A friend had an interesting story to tell along these lines. While they were building their house, they had contractors in and out and all over the property, for weeks on end. Their several LGD’s became accustomed to the many new individuals coming and going. The standard routine was for the general contractor to meet with our friend, and her dogs, upon first arriving each day, and at that time any new employees would be introduced. From that point on, the dogs didn’t hassle the workers. Yet one new employee got a different response. Of all the dozens of people working on that project, somehow the dogs didn’t like this particular person. They growled, their hackles stood up, and they physically blocked the person from coming on the property. Everyone was very surprised. The new employee was intensely insulted and walked off the job in a rage. Later, the general contractor found out that a particular employee had been recently convicted of small thefts on previous job sites. The general contractor fired him. Somehow, the dogs knew that this person, of all the people on the job site, was not trustworthy.
Can Livestock Guardian Dogs Be Trained To Do Obedience, Agility or Therapy Dog work?
Training an LGD is not like working with other breeds. They are not Laboradors, ie easy to train, always responsive, and eager to please. On the other hand, they are extremely intelligent, acutely aware of everyone’s demeanor around them (ie they can tell very quickly when someone is nervous, tired, wounded, angry, happy, etc), who is in control of any given situation, and they will readily prioritize a situation to sort out what’s important and what’s not. So in terms of intelligence, they are very easily trained. But in terms of obedience, they will consider most “commands” to be “suggestions” instead. Many LGD owners talk about how their dogs had perfect obedience manners in the show ring and/or in class, but then won’t obey when out and about in public. Most LGD owners believe this is not because the dog is distracted, but rather because the dog is more “on guard” and less likely to be willing to follow a command to Sit or Stay or Come, when there are various potential threats to be monitored. That being said, there are LGD’s doing wonderful obedience work, agility competition and even therapy work. These dogs have chosen, for their own reasons, to apply themselves to those tasks. Regardless of how easily any given LGD can be trained, all LGD owners are strongly encouraged to at least complete basic obedience with their dogs, so that the dogs are better canine citizens and so that the owners can effectively handle their dogs in multiple situations.
How should LGD’s be trained to stay home?
LGD’s will range far from home if given the chance. Once upon a time this was prudent, so that they could either patrol and find out if predators were in the area, and/or drive them off before they got too close to the herds/flocks. Ranging over a 10 square mile area was a day’s work. In today’s world of subdivisions, highways and high population densities, all reputable LGD breeders and rescue groups strongly advocate (or flat out require) at least a 5′ woven or chain link fence to contain the LGD. That keeps the dogs home where they belong, and out of neighbor’s yards, off the highways and out of trouble. You CANNOT train an LGD to simply “stay home”. They will push the boundaries of what is theirs until they meet a boundary they cannot cross. All too often, that “boundary” is a neighbor with a gun, an Animal Control officer or a car on the highway. The #2 reason LGD’s are turned into rescue groups for adoption is that their owners didn’t have adequate fencing, and they wouldn’t stay home, regardless of training. Expect that any rescue group or breeder you work with will require a good stout fence to keep them home. If fencing is not an option for whatever reason, LGDs will probably be a LOT of hassle because they’ll keep getting out and running off.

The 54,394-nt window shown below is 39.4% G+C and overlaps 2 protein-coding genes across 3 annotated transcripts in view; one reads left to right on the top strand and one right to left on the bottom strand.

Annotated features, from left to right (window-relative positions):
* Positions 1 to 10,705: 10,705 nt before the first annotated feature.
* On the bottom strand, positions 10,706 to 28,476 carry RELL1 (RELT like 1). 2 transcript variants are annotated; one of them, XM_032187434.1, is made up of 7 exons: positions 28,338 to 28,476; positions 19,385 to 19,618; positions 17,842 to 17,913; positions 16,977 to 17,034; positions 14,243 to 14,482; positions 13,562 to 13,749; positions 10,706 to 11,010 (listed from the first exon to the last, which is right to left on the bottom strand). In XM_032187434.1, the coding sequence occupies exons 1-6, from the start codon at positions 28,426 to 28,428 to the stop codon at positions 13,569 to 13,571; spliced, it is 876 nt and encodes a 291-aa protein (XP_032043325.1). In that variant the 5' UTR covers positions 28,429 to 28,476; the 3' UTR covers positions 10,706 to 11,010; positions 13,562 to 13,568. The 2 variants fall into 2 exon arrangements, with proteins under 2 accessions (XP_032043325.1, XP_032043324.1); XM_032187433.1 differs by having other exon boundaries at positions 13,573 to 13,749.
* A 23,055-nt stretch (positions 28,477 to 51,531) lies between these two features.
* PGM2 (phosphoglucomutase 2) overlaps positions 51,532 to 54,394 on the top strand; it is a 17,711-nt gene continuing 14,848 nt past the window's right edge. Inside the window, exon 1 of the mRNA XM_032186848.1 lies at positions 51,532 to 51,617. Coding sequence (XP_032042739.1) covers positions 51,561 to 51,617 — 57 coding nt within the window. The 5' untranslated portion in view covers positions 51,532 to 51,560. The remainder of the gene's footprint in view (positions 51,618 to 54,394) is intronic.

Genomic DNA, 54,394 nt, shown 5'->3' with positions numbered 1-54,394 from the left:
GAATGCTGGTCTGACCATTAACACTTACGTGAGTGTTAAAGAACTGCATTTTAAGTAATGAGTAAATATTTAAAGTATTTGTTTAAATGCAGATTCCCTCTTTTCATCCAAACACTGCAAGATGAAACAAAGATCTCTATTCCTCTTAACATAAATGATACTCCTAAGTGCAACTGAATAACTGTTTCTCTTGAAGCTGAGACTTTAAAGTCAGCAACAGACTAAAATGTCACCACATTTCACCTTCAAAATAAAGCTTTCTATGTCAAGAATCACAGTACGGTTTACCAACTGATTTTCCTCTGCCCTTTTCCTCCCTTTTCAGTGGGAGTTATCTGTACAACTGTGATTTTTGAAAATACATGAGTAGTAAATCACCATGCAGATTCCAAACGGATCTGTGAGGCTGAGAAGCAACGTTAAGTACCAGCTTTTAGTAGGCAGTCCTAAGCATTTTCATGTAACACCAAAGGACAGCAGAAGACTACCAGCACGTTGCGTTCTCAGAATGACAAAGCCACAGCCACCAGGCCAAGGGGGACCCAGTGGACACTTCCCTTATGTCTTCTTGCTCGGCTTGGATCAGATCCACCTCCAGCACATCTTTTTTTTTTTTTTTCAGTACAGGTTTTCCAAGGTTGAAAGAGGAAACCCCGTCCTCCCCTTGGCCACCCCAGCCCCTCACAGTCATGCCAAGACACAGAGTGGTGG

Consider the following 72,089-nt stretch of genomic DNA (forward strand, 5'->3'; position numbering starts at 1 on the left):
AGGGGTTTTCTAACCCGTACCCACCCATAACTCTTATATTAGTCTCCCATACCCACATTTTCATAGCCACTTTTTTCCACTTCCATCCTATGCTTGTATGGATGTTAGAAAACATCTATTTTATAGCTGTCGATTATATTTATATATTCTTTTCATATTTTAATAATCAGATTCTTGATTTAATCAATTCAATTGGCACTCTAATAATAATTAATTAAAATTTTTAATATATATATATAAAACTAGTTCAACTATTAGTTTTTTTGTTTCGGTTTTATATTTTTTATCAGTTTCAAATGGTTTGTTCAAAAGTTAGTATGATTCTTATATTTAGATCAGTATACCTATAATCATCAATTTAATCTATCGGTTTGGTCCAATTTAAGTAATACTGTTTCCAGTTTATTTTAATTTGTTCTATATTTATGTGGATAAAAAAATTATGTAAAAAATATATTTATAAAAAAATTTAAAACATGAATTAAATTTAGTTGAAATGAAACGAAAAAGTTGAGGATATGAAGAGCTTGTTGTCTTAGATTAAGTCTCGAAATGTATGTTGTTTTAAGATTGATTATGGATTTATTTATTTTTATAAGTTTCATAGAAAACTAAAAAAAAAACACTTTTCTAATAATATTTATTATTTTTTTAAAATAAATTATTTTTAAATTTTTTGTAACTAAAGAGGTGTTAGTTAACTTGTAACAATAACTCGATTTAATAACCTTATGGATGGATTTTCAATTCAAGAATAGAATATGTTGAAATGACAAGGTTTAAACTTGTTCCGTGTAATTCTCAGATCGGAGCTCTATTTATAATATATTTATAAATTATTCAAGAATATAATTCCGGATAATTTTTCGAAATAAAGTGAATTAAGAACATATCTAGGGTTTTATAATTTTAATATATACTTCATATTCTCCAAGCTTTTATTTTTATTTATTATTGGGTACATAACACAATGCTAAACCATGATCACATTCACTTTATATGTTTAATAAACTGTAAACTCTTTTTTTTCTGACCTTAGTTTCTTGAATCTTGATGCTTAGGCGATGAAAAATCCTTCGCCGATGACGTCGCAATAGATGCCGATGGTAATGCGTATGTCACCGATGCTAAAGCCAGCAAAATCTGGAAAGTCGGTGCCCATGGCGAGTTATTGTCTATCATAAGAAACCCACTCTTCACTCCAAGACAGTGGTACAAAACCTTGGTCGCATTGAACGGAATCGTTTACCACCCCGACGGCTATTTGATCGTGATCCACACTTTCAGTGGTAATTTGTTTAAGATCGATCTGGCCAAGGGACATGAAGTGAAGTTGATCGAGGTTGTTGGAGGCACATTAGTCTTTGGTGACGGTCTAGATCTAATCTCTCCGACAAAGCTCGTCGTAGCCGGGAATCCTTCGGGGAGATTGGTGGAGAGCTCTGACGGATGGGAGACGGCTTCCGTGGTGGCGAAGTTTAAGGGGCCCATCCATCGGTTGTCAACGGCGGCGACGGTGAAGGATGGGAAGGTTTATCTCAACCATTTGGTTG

Just to re-emphasize: All dogs need some type of training!
That pack might be other dogs, a family of humans, a herd of goats, or any gathering of individuals of any species.
German Shepherds are a herding breed, and often bred for bite work with a very strong prey drive.
Most LGD breeds are double coated for this reason, so that in the cold months they build up a warm, insulating coat that protects them from cold temperatures and weather, and in the warm months they shed out their undercoat keeping their outer coat to protect them against the rays of the sun and weather.
His lower energy levels mean he needs less exercise and mental activity than the average German Shepherd.
BEHAVIOR – Livestock guarding is not all about killing every predator.
A German Shepherd type was likely in existence as early as 700 AD.
A dog with a dominant temperament wants to be the alpha of the pack, whether that pack consists of other canines, a human family, or a flock of chickens.
They will protect their flock livestock, children, smaller dogs, even the family cat with intensity.
This breed is probably not a good choice as a family pet if you have very young children.
All You Need to Know Several centuries ago, Germany served as home to various working farm dogs, including those of livestock guardians.
The german shepard bred has almost been ruined for farm life around here.
Hartnagle recommends looking for herding dogs with a shorter coat. “That long coat,” she says, “is not going to be utilitarian.” While this dog may do well on a hobby farm, if you have a large herd, look elsewhere.
It was at this crossroads of early civilization that sheep and goat herders developed a livestock guardian known as the Coban Kopegi (“shepherd’s dog”), forerunner of today’s Anatolian Shepherd.